The reader can probably see how similar this scheme is to the one shown in the patent, although it was only a simplified layout to describe the working principles of Porsche’s concept.

Of course, the control arms protrusions of the patent are here gone and have been replaced by a double wishbone setup with pushrods and rockers. Still, the key elements of this layout are the central rocker, taking the place of the sway vertical element of the patent, the central lever, that replaces the watt linkage, the heave spring-damper unit and the roll spring and damper.

We can now take a look at how this layout behaves when the suspension moves. We will analyze two situations: a pure heave motion, with a jounce (body moving vertically, downward in our case) of 25 mm and a pure roll motion of an angle of 1 degree. For clarity, the central rocker has been made partially transparent in following pictures, to let the reader see what happens to the central lever in both situations.

Also, the heave spring has been removed, since its deflection would anyway be equal to the one of the heave damper, being the two coaxial. Finally, the length of both the roll damper and the heave damper will be shown, to analyze how much they deflect.
Let’s first start with the design condition:

As we may see, in this condition the heave spring-damper unit is 260 mm long, while the roll damper is about 300 mm long.

If we now consider a heave motion, we would a see a displacement in the heave unit while the roll damper maintains approximately the same length.

As shown in our picture, the roll damper nearly doesn’t move, staying at a length of about 300 mm. The heave damper displaces, going to a final length of about 224 mm. The system we built up in CAD is not perfect. The roll damper has here a deflection of 0.023 mm, which confirms it is possible to achieve a nearly perfect decoupling.

As we can see in the picture, in a pure heave movement, the central rocker doesn’t practically move. The central lever, instead, rotates about its pivot on the central rocker and, through the short rod, compresses the heave damper which is, on the other side, also pushed by the rocker.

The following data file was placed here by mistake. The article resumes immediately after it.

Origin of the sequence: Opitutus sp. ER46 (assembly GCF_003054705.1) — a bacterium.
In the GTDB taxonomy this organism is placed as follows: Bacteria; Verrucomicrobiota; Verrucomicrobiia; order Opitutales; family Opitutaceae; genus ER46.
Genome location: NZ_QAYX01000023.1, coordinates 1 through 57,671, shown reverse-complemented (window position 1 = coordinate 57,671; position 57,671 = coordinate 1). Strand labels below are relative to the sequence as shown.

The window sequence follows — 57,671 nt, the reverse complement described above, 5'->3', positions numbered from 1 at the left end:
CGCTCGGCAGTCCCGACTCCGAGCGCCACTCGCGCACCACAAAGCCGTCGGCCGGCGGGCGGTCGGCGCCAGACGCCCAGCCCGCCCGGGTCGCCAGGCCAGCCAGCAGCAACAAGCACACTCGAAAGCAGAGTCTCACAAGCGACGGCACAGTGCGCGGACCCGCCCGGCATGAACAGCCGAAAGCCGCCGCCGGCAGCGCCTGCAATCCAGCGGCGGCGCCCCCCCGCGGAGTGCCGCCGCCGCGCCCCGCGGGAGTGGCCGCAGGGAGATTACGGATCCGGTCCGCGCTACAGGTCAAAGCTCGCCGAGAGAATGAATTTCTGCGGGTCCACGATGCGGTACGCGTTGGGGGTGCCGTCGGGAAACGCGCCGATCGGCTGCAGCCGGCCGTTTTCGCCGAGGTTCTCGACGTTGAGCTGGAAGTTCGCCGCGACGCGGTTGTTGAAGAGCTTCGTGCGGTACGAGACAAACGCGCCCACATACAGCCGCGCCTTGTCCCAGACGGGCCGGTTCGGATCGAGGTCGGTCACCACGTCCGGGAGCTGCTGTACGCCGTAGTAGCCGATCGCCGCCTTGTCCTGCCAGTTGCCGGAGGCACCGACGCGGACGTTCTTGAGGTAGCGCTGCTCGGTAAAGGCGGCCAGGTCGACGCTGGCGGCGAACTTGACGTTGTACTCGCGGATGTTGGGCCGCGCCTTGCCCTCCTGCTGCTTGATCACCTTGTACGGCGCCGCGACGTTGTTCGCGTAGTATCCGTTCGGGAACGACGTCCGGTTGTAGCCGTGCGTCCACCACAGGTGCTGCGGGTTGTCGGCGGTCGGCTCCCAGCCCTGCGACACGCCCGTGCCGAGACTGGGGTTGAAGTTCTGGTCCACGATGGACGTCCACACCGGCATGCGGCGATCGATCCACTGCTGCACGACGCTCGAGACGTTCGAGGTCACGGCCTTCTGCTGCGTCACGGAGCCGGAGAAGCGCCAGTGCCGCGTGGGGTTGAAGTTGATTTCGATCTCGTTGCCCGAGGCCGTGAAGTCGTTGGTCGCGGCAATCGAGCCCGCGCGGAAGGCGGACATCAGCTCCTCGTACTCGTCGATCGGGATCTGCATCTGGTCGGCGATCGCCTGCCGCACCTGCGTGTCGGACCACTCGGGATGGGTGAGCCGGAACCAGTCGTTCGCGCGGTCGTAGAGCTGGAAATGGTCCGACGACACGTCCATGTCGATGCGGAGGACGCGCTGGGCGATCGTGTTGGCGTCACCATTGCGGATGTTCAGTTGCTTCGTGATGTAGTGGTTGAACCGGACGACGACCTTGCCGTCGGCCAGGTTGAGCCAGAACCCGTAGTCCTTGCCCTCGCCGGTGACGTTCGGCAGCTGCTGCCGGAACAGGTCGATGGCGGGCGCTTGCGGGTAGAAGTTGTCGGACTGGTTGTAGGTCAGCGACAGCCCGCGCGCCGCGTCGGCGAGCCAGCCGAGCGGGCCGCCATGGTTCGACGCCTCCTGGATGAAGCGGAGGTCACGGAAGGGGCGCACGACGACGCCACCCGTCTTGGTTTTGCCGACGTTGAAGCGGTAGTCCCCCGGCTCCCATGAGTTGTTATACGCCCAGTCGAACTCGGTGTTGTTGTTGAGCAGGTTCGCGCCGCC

Since the central rocker doesn’t move, this is also the case for the roll damper, on top of it.
Key to making all of this happen is the motion ratio of the central lever and of the corner rocker. Referring to the next picture, this means that the ratio between the distance of point A to point B and the distance of point B to point C must be the (close to) the same of the ratio between the distance of point D to point F and the distance of point E to point F.

Considering a roll motion, on the other hand, we would see the components moving as shown in the following picture:

Here, the heave damper nearly doesn’t move (we talk here of a 0.17 mm displacement over a 1-degree roll suspension movement, which is unrealistically big for such a car) while the roll damper is now activated and displaces pretty significantly (about 21 mm). How much the roll damper moves directly depends on how far its attachment point on the central rocker seats from the pivot.

As the reader can see, now the central lever doesn’t move at all. As we said, our CAD model doesn’t produce an ideal separation but the error we have is in the region of parts manufacturing tolerances and can be neglected. Also, we can assume that Porsche put much more effort than we did in optimizing their kinematics to extract the maximum out of it.

This simple study shows what should have been the working principle of Porsche front suspension (rear suspension was using a similar principle, but achieved it with a different layout, as explained in my Blog) and why it is so interesting. As we mentioned, Porsche engineers developed an extremely elegant and neat system to completely decouple roll and heave motion, ensuring not only tuning advantages but also a very compact package and the use of lower numbers of components.